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We'll look up, and remember Conrad


They are finally getting around to the business of honoring the man most responsible for the saving of the Hudson County Justice William J. Brennan Court House at Newark and Baldwin avenues in Jersey City.

Tomorrow at 7 p.m., the public is invited to honor one of the city's greatest figures, Theodore Conrad, by naming the courthouse's rotunda after the man who saved the magnificent Beaux Arts structure from demolition.

A graduate of Pratt Institute in Brooklyn, Conrad pioneered the use of Plexiglas and metal for models, rather than the traditional wood and cardboard. Modeling was the form used by architects before computers provided pre-construction designs. He was tops in his field, having modeled New York City's Chase Manhattan, Metropolitan Life buildings and even the Air Force Academy in Colorado. It has been often reported how Conrad's model gave Jacqueline Kennedy her first view of what her husband's grave would look like at Arlington National Cemetery.

The father of Hudson County preservation defended historic architecture, spending much of his time fighting to preserve landmarks, many of which can be found on state and national landmark registers. Among his greatest accomplishments was preserving the imposing county courthouse.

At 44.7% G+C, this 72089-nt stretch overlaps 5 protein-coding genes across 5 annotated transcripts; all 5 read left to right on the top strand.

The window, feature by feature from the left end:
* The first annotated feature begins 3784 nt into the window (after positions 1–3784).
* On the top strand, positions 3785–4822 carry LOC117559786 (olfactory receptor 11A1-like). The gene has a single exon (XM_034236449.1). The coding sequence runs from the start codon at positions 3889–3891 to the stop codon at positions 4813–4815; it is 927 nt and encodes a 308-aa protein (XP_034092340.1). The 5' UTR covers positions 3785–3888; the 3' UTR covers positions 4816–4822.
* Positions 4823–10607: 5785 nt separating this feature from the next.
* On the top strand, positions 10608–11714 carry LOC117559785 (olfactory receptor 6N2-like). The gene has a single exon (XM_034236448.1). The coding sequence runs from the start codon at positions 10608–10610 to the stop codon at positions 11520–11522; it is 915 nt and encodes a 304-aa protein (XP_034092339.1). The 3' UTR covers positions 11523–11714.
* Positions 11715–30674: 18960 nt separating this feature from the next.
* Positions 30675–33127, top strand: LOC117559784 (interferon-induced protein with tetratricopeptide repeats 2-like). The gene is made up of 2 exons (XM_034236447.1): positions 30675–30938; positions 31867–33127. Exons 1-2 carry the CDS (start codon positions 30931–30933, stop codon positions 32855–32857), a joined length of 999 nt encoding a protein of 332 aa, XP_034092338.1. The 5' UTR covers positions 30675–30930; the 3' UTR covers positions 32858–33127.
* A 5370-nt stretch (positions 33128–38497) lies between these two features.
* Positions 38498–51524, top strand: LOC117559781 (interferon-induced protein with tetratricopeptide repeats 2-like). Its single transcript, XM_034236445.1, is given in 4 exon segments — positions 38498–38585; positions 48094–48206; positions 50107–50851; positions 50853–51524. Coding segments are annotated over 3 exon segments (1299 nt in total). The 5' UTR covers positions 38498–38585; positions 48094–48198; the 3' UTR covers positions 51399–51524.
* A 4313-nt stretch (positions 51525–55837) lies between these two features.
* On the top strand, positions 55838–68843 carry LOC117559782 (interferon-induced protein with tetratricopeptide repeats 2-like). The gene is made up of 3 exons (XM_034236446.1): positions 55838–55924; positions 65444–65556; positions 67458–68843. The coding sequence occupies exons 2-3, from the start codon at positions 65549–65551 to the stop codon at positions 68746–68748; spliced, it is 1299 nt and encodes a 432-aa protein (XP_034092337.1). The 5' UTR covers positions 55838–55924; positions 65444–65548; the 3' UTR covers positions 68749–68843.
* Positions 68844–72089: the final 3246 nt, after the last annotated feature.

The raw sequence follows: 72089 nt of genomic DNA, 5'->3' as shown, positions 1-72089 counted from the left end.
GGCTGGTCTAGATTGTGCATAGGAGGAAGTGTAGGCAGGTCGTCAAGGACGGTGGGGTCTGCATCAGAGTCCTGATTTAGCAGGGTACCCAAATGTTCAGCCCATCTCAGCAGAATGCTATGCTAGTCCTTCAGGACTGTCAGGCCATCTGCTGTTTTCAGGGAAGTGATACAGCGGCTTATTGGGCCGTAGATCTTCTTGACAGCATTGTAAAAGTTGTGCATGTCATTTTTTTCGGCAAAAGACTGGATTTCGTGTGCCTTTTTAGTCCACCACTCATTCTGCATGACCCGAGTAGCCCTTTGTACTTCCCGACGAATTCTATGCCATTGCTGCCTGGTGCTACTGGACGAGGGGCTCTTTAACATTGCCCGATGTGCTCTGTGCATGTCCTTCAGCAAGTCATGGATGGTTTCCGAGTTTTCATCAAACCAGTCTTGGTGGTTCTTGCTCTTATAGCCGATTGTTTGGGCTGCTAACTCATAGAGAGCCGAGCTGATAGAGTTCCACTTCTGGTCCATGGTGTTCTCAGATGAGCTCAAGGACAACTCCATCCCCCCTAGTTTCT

Hugh Roberts, a Jersey City architect, designed the lavish courthouse. It cost $3.3 million to construct, a sum considered outrageous by many at the time. What would such a building cost today?

Built with granite from Maine, the building has Corinthian pillars, ornate interior balconies, carved ornamental scrolls. It opened for justice on Sept. 20, 1910, and was in use until 1966, when the courts and offices were moved to the adjacent Hudson County Administration Building.

In the late 1960s, Conrad headed a citizens committee to save the courthouse. In 1970, the group managed to get the building listed in the National Register of Historic Places and by the 1980s the building was again in use.

Naming the rotunda for the Jersey City native seems appropriate. Enter the courthouse and look upward in the rotunda and you will see paintings of zodiac figures around the glass dome, representing the passage of a year. Thanks to Conrad's efforts, the county's most impressive landmark has been in existence for nearly 100 years.